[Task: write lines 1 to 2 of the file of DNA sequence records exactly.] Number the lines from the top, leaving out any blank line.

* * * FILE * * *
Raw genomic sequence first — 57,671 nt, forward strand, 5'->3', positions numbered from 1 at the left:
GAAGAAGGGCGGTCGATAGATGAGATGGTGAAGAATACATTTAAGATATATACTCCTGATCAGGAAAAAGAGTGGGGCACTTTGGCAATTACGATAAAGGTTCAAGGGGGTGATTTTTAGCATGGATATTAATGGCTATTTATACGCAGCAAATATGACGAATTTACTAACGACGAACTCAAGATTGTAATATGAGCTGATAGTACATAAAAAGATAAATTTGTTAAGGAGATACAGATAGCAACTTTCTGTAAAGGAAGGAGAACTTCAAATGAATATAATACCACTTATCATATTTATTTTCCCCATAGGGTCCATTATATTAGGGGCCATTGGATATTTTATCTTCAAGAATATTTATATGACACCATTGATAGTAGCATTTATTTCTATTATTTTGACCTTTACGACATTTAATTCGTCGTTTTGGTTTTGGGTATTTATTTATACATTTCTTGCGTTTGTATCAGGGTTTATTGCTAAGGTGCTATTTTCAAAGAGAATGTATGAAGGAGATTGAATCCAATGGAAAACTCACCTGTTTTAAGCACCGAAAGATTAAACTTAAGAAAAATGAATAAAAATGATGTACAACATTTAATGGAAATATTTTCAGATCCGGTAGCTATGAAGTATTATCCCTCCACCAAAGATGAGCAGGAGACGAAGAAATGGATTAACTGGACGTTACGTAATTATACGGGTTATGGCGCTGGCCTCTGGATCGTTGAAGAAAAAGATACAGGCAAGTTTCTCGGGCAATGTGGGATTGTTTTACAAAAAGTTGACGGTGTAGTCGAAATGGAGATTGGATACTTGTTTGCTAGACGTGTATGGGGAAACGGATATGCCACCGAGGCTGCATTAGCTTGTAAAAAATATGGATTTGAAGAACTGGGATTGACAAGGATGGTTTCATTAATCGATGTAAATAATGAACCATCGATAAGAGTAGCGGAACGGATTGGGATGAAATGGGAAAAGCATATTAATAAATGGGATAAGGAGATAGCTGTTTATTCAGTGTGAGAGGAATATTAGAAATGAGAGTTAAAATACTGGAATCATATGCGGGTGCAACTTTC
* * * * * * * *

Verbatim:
Raw genomic sequence first — 57,671 nt, forward strand, 5'->3', positions numbered from 1 at the left:
GAAGAAGGGCGGTCGATAGATGAGATGGTGAAGAATACATTTAAGATATATACTCCTGATCAGGAAAAAGAGTGGGGCACTTTGGCAATTACGATAAAGGTTCAAGGGGGTGATTTTTAGCATGGATATTAATGGCTATTTATACGCAGCAAATATGACGAATTTACTAACGACGAACTCAAGATTGTAATATGAGCTGATAGTACATAAAAAGATAAATTTGTTAAGGAGATACAGATAGCAACTTTCTGTAAAGGAAGGAGAACTTCAAATGAATATAATACCACTTATCATATTTATTTTCCCCATAGGGTCCATTATATTAGGGGCCATTGGATATTTTATCTTCAAGAATATTTATATGACACCATTGATAGTAGCATTTATTTCTATTATTTTGACCTTTACGACATTTAATTCGTCGTTTTGGTTTTGGGTATTTATTTATACATTTCTTGCGTTTGTATCAGGGTTTATTGCTAAGGTGCTATTTTCAAAGAGAATGTATGAAGGAGATTGAATCCAATGGAAAACTCACCTGTTTTAAGCACCGAAAGATTAAACTTAAGAAAAATGAATAAAAATGATGTACAACATTTAATGGAAATATTTTCAGATCCGGTAGCTATGAAGTATTATCCCTCCACCAAAGATGAGCAGGAGACGAAGAAATGGATTAACTGGACGTTACGTAATTATACGGGTTATGGCGCTGGCCTCTGGATCGTTGAAGAAAAAGATACAGGCAAGTTTCTCGGGCAATGTGGGATTGTTTTACAAAAAGTTGACGGTGTAGTCGAAATGGAGATTGGATACTTGTTTGCTAGACGTGTATGGGGAAACGGATATGCCACCGAGGCTGCATTAGCTTGTAAAAAATATGGATTTGAAGAACTGGGATTGACAAGGATGGTTTCATTAATCGATGTAAATAATGAACCATCGATAAGAGTAGCGGAACGGATTGGGATGAAATGGGAAAAGCATATTAATAAATGGGATAAGGAGATAGCTGTTTATTCAGTGTGAGAGGAATATTAGAAATGAGAGTTAAAATACTGGAATCATATGCGGGTGCAACTTTC